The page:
A study of the safety and harms of antidepressant drugs for older people: A cohort study using a large primary care database
Coupland CAC., Dhiman P., Barton G., Morriss R., Arthur A., Sach T., Hippisley-Cox J.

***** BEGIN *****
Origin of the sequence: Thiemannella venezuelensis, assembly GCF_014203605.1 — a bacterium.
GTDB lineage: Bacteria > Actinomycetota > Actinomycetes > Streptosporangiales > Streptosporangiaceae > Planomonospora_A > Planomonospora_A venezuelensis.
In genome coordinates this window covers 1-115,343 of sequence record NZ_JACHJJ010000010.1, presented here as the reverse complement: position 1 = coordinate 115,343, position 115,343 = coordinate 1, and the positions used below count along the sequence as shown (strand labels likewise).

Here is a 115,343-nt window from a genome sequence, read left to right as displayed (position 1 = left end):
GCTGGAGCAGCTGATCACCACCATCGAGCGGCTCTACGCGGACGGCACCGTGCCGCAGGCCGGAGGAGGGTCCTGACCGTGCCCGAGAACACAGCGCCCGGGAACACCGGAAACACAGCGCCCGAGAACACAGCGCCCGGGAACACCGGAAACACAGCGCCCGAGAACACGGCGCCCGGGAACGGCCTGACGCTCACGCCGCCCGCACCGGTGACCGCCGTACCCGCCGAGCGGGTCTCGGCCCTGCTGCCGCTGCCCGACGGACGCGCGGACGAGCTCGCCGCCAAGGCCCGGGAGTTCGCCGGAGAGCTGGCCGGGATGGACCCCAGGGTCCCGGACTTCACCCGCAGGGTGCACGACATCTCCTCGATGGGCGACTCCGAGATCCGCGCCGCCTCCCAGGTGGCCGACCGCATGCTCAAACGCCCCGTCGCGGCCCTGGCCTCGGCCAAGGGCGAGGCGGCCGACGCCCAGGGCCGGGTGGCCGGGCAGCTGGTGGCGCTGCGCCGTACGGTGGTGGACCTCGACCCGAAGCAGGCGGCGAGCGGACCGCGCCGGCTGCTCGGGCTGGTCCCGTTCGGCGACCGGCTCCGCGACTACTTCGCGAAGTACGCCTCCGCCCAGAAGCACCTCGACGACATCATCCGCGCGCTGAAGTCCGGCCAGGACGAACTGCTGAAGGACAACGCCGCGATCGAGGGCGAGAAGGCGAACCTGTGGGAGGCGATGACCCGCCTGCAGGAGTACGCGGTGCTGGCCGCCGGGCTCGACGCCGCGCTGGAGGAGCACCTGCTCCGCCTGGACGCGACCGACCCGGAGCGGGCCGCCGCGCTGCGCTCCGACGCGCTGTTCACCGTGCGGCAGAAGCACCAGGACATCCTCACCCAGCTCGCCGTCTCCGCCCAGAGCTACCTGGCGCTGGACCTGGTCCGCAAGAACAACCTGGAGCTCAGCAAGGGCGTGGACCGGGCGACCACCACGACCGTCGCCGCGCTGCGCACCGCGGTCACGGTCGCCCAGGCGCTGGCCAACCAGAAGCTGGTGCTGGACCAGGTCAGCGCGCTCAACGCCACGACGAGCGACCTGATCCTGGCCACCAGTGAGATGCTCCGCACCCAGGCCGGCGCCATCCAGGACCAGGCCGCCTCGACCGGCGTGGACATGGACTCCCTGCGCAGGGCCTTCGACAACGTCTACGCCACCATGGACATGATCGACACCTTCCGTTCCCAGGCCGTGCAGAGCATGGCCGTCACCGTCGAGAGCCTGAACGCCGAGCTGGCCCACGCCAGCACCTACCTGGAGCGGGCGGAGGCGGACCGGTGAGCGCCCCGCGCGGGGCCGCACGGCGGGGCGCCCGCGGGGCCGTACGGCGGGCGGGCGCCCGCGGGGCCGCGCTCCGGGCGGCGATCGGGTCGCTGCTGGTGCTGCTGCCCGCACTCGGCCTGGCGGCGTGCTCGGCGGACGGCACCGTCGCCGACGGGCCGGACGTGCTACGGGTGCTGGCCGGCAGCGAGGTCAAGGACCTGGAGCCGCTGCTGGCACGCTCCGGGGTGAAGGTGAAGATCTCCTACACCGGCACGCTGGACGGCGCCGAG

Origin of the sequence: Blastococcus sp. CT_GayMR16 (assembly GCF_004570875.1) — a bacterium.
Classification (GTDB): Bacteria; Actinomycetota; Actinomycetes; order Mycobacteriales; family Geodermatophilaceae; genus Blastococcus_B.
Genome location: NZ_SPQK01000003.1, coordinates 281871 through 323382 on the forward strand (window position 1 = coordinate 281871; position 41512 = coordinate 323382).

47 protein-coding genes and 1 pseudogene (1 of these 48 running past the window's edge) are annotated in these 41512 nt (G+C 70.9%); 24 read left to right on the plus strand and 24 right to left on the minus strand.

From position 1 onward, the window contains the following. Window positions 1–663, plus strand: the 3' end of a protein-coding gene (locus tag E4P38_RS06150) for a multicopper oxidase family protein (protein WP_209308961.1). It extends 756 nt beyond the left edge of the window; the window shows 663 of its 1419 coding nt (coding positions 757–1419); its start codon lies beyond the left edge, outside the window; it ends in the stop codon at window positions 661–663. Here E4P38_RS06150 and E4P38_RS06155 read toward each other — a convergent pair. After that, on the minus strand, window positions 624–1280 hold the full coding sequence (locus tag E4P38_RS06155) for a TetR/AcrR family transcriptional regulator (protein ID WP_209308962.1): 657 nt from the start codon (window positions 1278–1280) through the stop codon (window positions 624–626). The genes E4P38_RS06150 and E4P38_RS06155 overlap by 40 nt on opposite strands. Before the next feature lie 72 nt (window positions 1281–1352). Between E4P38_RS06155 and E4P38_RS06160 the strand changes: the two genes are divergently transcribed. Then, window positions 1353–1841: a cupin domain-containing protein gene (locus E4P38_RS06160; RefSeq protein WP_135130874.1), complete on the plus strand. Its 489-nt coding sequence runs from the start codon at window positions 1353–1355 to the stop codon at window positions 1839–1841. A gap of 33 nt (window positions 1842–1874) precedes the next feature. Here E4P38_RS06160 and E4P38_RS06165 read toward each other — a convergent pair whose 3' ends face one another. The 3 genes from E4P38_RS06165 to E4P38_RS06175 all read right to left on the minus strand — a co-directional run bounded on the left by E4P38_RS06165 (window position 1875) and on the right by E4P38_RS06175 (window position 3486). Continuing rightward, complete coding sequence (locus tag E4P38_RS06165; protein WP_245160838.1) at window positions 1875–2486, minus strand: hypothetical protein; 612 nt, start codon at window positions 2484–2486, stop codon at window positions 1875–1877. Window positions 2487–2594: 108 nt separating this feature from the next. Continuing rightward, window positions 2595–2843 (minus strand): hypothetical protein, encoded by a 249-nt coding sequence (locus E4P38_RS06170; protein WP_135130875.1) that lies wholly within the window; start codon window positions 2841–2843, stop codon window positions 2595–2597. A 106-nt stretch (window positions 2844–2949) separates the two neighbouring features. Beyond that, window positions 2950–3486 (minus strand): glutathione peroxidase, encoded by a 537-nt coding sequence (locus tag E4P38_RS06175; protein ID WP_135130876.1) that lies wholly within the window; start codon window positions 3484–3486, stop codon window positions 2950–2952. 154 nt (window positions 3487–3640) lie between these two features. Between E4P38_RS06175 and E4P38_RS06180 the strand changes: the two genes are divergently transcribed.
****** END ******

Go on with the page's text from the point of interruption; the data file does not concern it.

Objectives: The aim of this study was to establish the relative safety and balance of risks for antidepressant treatment in older people. The study objectives were to (1) determine relative and absolute risks of predefined adverse events in older people with depression, comparing classes of antidepressant drugs [tricyclic and related antidepressants (TCAs), selective serotonin reuptake inhibitors (SSRIs), monoamine oxidase inhibitors (MAOIs) and other antidepressants] and commonly prescribed individual drugs with non-use of antidepressant drugs; (2) directly compare the risk of adverse events for SSRIs with TCAs; (3) determine associations with dose and duration of antidepressant medication; (4) describe patterns of antidepressant use in older people with depression; and (5) estimate costs of antidepressant medication and primary care visits. Design: A cohort study of patients aged 65 years and over diagnosed with depression. Setting: The study was based in 570 general practices in the UK supplying data to the QResearch database. Participants: Patients diagnosed with a new episode of depression between the ages of 65 and 100 years, from 1 January 1996 to 31 December 2007. Participants were followed up until 31 December 2008. Interventions: The exposure of interest was treatment with antidepressant medication. Antidepressant drugs were grouped into the major classes and commonly prescribed individual drugs were identified. Main outcome measures: There were 13 predefined outcome measures: all-cause mortality, sudden cardiac death, suicide, attempted suicide/self-harm, myocardial infarction, stroke/transient ischaemic attack (TIA), falls, fractures, upper gastrointestinal bleeding, epilepsy/seizures, road traffic accidents, adverse drug reactions and hyponatraemia. Results: In total, 60,746 patients were included in the study cohort. Of these, 54,038 (89.0%) received at least one prescription for an antidepressant during follow-up. The associations with the adverse outcomes were significantly different between the classes of antidepressant drugs for seven outcomes. SSRIs were associated with the highest adjusted hazard ratios (HRs) for falls [1.66, 95% confidence interval (CI) 1.58 to 1.73] and hyponatraemia (1.52, 95% CI 1.33 to 1.75), and the group of other antidepressants was associated with the highest HRs for all-cause mortality (1.66, 95% CI 1.56 to 1.77), attempted suicide/self-harm (5.16, 95% CI 3.90 to 6.83), stroke/TIA (1.37, 95% CI 1.22 to 1.55), fracture (1.63, 95% CI 1.45 to 1.83) and epilepsy/seizures (2.24, 95% CI 1.60 to 3.15) compared with when antidepressants were not being used. TCAs did not have the highest HR for any of the outcomes. There were also significantly different associations between the individual drugs for seven outcomes, with trazodone, mirtazapine and venlafaxine associated with the highest rates for several of these outcomes. The mean incremental cost (for all antidepressant prescriptions) ranged between £51.58 (amitriptyline) and £641.18 (venlafaxine) over the 5-year post-diagnosis period. Conclusions: This study found associations between use of antidepressant drugs and a number of adverse events in older people. There was no evidence that SSRIs or drugs in the group of other antidepressants were associated with a reduced risk of any of the adverse outcomes compared with TCAs; however, they may be associated with an increased risk for certain outcomes. Among individual drugs trazodone, mirtazapine and venlafaxine were associated with the highest rates for some outcomes. Indication bias and residual confounding may explain some of the study findings. The risks of prescribing antidepressants need to be weighed against the potential benefits of these drugs. © Queen's Printer and Controller of HMSO 2011.